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Brookfield Aussie Coal Bid Hits Toxic Smokescreens

INTERNATIONAL: MELBOURNE, Brookfield Asset Management and Grok Ventures’ A$5 billion ($3.6 billion) offer for AGL Energy has reignited Australia’s dirty climate wars. The asset manager and the investment fund of Atlassian co-founder Mike Cannon-Brookes want to plough up to A$20 billion into the coal-heavy power company to speed its shift to solar and wind. That ought to be a welcome development for a struggling target and for a federal government finally paying lip service to net-zero greenhouse-gas emissions. Instead, they’re returning to tired old anti-renewables tropes.

Australia currently produces the highest carbon emissions per capita in the world from burning coal for power generation. The country’s government is highly attached to fossil fuels. Not long before becoming the current prime minister, Scott Morrison brought a lump of coal to parliament and announced: “This is coal. Don’t be afraid, don’t be scared, it won’t hurt you.”

On 19 February, he made an A$8 billion bid in partnership with Canadian asset management firm Brookfield to buy electricity company AGL, which owns three of Australia’s 16 coal plants. If successful, they will spend another A$20 billion replacing these coal plants with renewable assets like solar, wind and battery infrastructure by 2030.

The bidders face some deserved hurdles as it is. Success would mean Brookfield part-owning not just Australia’s largest power producer and retailer, but also, thanks to a recent A$10 billion club deal for AusNet, significant parts of the country’s transmission grid. That raises potential but probably not insurmountable competition concerns.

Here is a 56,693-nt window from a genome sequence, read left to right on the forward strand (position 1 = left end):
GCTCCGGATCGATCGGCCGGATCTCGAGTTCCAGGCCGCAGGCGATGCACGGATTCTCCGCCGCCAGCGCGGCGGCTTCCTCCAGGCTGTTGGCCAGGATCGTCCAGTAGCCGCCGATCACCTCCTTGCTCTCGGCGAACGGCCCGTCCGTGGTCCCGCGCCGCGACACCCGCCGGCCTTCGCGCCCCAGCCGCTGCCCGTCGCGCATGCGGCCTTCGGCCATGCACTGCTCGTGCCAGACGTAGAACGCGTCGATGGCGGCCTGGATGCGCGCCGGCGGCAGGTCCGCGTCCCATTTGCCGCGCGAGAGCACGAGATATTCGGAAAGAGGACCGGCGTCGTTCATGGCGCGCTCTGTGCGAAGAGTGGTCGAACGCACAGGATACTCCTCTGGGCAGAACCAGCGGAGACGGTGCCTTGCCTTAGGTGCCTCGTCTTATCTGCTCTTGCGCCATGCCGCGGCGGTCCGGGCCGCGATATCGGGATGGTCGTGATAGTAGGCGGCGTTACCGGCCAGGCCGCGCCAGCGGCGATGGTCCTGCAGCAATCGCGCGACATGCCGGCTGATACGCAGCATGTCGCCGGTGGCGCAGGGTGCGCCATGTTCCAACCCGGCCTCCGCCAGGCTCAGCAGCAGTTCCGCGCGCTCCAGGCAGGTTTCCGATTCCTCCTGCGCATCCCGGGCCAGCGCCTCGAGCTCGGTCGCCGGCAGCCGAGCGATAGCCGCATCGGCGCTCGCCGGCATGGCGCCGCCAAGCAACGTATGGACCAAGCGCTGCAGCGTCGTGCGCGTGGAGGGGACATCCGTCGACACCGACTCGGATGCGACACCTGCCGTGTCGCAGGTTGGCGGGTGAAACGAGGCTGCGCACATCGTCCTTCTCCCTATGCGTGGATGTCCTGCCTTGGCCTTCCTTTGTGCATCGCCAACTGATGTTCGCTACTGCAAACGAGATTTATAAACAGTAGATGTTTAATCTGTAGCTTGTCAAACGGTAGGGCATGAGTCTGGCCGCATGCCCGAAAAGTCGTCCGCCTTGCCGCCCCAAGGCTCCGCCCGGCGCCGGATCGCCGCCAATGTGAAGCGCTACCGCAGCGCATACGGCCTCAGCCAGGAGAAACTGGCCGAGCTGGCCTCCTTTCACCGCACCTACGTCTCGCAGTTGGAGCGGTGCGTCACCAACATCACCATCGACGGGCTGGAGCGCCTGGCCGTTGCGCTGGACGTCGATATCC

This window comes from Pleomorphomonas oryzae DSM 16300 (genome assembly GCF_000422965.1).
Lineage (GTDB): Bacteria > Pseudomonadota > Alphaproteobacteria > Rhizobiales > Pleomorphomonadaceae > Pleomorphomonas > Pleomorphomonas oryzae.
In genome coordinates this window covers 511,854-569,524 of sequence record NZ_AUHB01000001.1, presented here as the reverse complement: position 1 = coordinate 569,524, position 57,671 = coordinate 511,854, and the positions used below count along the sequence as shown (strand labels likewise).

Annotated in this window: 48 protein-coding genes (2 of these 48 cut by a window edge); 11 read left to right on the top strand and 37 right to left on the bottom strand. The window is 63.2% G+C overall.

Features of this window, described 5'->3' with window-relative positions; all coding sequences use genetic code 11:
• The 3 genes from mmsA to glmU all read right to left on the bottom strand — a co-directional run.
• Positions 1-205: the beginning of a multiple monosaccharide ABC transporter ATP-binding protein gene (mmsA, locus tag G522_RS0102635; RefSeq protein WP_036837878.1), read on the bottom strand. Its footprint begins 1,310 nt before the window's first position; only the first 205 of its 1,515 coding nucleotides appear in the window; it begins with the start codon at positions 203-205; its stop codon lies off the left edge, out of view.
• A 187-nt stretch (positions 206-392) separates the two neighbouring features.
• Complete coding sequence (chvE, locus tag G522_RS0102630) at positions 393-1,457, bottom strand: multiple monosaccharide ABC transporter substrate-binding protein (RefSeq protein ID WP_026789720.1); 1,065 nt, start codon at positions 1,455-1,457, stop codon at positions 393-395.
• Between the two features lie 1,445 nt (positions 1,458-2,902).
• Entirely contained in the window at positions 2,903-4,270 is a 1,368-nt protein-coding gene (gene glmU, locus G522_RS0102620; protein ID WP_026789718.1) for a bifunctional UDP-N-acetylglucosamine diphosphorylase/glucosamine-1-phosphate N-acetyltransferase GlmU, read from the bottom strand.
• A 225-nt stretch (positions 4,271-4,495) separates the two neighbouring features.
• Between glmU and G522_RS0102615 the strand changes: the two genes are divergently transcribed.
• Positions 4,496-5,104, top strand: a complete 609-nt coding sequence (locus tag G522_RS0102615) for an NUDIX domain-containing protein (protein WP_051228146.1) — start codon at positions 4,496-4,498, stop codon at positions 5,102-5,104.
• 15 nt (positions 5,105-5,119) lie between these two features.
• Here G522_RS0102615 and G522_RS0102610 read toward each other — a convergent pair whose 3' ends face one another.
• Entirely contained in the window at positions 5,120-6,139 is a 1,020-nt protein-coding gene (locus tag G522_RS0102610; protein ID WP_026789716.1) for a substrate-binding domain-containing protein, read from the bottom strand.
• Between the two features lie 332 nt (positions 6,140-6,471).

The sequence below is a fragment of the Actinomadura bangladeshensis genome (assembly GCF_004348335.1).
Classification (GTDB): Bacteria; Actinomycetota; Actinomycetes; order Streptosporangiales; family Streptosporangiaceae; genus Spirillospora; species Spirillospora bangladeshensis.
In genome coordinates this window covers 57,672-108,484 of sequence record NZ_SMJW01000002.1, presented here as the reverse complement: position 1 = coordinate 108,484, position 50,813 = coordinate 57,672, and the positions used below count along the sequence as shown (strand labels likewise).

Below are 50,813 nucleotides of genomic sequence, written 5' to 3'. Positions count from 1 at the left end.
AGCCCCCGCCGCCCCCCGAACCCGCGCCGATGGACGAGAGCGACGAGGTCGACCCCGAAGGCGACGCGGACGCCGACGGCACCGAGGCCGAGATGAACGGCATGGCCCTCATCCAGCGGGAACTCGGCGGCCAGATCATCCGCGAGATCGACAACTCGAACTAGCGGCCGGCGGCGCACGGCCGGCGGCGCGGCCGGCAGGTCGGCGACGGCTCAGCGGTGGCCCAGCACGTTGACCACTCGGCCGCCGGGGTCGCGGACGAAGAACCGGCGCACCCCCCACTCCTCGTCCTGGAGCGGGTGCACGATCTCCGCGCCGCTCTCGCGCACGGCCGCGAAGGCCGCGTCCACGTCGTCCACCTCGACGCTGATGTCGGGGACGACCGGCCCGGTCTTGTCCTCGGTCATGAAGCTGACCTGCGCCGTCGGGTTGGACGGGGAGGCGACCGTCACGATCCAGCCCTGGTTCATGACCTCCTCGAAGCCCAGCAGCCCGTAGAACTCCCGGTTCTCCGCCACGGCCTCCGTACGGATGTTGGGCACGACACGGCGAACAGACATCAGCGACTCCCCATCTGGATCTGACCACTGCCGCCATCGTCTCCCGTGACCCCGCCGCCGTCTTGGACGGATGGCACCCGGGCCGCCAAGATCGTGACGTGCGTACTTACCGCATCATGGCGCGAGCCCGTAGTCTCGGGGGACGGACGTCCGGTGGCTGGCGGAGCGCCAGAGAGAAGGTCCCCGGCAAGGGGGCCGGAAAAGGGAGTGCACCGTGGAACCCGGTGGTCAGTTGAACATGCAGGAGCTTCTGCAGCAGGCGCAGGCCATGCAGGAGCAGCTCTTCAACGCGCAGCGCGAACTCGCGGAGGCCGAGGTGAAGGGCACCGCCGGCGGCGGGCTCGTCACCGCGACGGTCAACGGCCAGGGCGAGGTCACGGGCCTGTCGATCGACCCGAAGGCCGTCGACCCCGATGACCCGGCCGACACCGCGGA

To seal a deal, wannabe buyers also need to up their 4.8% premium. Some shareholders may agree that AGL’s plan to demerge its two divisions will destroy value, but Brookfield and Grok have to work off where the shares trade, not where they think they should. AGL Chief Executive Graeme Hunt is overplaying his hand implying he needs at least a 30% premium to start talks. But there’s probably some middle ground.

Trouble is, Hunt is raising the more serious spectre of Brookfield-Grok disrupting the energy market. That seems disingenuous while pitching for a higher offer, but he’s following the government’s lead: On the back of the bid, Prime Minister Scott Morrison warned early coal plant closures to mean “electricity prices go up”. Treasurer Josh Frydenberg asserted it was an “indisputable fact” proved by the 2017 closure of the Hazelwood power station.

That specific comparison is wielded out of context: French owner Engie only gave six months’ notice before switching Hazelwood off, with no plans to replace production. And rising gas prices and big coal suppliers gaming the system also played a big role in price hikes, according to Australia’s own competition commission and researchers at the University of Melbourne.

Brookfield and Grok are giving at least eight years’ notice and will only mothball coal once enough renewables are up and running. Of course, a parliamentary election due by May is fuelling tried and tested populist politics. The buyers could do without the toxic smokescreen.

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